Private Investment Illiquidity
Over the last several years, private investment vehicles have grown in popularity. While proponents of these vehicles suggest that investors can earn higher returns for taking on illiquidity, also known as the “illiquidity premium”, skeptics like AQR argue that in reality there is an illiquidity discount because investors prefer the “volatility smoothing” that comes from not having a daily mark to market. AQR writes, “Conventional wisdom is you get an expected return premium for bearing illiquidity. Illiquidity is a bad thing, and, all else equal, you need to be paid extra for taking it on. But, what if this is backwards? What if investors will actually pay a higher price and accept a lower expected return for very illiquid assets?” These vehicles are now increasingly raising funds from individual investors . This dynamic is not new: in the later innings of a cycle, after an investment strategy has experienced a period of high returns, sophisticated institutions often target retail investors, pitching them as providing access to a strategy usually reserved for institutions.
These ideas about illiquidity and private investment vehicles have come into focus recently. Last week, Blackstone’s mega 69 billion in AUM non-traded real estate investment trust, BREIT, made headlines by announcing it would limit withdrawals after receiving redemption requests in excess of 5% of it’s net asset value. As the article points out, there is a curious divergence between BREIT's 2022 returns and the returns of the publicly traded REIT comparable universe. "Blackstone has reported a 9.3% year-to-date return for its REIT, net of fees, a contrast to the publicly traded Dow Jones U.S. Select REIT Total Return Index (.DWRTFT) 22.19% decline over the same period." Those redeeming from the fund are likely looking to lock in this material divergence between BREIT and publicly traded REITS.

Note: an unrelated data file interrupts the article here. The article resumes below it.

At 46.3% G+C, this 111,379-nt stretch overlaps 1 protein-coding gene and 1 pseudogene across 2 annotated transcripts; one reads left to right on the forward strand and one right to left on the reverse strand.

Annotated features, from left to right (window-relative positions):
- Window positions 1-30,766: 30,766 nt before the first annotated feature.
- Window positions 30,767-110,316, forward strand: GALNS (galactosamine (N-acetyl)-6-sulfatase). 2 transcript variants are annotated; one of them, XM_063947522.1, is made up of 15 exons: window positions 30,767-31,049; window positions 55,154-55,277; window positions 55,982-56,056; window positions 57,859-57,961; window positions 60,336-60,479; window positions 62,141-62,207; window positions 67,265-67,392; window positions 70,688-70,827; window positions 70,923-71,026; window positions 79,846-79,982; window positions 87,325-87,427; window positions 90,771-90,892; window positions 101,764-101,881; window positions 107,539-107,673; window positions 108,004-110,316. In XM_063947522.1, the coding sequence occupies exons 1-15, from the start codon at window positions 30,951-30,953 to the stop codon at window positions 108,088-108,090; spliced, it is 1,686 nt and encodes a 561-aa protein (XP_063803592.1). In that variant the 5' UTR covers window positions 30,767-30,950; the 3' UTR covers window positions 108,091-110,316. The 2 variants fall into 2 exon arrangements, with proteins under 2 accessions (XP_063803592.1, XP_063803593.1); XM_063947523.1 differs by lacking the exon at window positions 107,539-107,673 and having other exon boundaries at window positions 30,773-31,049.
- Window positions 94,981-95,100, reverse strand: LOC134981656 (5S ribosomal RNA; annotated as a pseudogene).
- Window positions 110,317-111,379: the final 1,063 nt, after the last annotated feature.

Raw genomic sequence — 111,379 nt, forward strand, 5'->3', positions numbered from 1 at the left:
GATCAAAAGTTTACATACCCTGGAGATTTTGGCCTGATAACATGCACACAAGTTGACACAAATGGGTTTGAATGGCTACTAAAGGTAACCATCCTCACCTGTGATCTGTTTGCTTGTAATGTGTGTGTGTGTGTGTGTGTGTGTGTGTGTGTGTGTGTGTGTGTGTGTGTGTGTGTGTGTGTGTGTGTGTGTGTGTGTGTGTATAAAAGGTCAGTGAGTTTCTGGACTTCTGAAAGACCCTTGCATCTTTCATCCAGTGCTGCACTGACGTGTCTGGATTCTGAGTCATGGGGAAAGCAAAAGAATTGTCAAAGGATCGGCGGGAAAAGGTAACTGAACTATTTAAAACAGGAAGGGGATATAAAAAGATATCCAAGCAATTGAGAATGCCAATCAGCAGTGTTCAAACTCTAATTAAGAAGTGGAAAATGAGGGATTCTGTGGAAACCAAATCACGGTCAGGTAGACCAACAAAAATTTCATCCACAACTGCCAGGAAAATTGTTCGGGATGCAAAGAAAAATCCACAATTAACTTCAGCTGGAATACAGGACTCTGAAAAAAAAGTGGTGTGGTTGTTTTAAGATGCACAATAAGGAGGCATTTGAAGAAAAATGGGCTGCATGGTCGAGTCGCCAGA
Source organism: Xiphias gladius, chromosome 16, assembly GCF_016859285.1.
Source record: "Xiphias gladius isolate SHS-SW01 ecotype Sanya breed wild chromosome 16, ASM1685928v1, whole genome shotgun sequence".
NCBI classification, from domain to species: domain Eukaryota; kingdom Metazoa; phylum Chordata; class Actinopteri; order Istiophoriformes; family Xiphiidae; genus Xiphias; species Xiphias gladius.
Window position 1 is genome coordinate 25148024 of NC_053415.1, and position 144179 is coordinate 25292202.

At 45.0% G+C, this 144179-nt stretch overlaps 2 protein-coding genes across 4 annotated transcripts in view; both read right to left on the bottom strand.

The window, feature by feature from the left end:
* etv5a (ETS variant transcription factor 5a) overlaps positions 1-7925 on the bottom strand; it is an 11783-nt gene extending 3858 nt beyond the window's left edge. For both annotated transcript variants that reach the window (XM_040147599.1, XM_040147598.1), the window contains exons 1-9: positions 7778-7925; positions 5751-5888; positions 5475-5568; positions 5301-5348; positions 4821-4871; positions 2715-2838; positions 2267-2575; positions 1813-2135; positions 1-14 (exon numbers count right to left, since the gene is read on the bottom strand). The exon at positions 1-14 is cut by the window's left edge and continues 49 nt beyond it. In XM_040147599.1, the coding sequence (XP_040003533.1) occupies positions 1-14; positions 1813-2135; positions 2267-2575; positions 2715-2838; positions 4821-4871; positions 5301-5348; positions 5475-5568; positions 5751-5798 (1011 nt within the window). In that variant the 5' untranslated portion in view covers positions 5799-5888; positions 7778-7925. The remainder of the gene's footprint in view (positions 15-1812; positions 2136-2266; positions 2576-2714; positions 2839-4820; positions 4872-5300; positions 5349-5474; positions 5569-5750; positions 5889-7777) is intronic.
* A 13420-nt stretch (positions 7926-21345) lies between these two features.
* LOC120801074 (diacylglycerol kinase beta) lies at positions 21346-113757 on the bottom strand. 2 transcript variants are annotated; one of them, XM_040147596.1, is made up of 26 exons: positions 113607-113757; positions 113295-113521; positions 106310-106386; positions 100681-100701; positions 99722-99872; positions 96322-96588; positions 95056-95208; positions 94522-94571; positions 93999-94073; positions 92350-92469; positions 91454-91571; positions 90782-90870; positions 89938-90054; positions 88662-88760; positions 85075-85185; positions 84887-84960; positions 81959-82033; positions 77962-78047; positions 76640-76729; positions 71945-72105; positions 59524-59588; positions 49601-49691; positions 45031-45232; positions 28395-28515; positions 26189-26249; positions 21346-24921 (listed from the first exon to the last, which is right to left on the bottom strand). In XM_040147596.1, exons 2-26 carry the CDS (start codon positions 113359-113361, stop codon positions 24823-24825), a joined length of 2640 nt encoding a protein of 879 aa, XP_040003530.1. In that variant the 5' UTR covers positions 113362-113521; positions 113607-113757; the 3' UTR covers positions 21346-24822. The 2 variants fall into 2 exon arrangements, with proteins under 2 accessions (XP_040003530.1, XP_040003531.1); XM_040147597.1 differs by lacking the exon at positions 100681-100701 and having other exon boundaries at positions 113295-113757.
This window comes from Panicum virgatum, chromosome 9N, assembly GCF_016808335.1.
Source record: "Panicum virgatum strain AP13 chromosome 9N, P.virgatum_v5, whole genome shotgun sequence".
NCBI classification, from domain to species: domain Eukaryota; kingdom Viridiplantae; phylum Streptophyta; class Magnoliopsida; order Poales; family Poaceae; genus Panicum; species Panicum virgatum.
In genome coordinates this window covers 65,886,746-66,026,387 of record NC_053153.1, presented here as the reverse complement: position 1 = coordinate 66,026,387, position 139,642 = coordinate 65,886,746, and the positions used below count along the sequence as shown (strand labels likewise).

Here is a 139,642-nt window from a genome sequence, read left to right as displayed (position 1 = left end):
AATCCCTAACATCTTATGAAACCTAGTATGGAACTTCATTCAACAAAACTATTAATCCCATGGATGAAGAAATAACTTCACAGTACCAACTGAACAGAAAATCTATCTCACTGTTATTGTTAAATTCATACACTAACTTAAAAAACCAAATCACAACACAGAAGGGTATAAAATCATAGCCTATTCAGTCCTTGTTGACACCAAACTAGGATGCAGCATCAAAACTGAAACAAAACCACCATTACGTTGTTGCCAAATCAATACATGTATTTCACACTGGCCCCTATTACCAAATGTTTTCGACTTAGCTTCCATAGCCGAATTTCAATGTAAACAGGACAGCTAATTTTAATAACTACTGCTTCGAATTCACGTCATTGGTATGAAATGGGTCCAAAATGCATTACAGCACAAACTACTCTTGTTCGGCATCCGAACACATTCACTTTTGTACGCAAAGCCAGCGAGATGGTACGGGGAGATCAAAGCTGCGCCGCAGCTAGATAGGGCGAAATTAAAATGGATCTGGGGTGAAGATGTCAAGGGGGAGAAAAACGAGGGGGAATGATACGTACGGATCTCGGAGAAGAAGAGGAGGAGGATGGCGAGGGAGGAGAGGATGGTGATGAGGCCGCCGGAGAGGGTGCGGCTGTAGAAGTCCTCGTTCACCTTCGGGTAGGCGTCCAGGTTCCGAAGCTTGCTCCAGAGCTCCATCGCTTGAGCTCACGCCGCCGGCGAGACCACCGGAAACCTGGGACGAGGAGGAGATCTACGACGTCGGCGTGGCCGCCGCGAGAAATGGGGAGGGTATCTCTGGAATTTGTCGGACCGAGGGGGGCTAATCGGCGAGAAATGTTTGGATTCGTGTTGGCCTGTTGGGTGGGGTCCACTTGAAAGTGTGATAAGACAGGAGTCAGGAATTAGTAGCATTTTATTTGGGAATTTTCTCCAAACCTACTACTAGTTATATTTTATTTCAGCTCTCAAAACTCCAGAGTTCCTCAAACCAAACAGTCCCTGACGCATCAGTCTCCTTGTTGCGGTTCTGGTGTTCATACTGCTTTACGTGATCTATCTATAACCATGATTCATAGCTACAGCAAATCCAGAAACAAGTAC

(Dow Jones US Select REIT Total Return 2022 YTD through December 6th, 2022)
This week, Blackstone announced via a filing that its flagship private credit vehicle, BCRED, a $50B behemoth, hit its redemption limit. Like BREIT, BCRED total returns in 2022 have outperformed the BDC (Business Development Corporation) universe significantly. Per the Financial Times, BCRED is marked at approximately flat year-to-date while Blackstone’s own publicly listed BDC was down roughly 28% over the same period.
During this recent period, the price of Blackstone stock (BX) has severely underperformed financials, REITS, the Dow Jones Industrial Average, and the VanEck BDC income ETF - suggesting that market participants have concerns about recent developments.
(Returns of BX, XLF, DIA, IYR, and BIZD from November 11th, 2022 to December 6th, 2022)
The Bottom Line
The question investors in these funds should be asking themselves is whether they believe the current asset valuations at BREIT and BCRED are justified. If not, performance of these private vehicles will likely converge with their public market comparable universe that is down significantly year-to-date.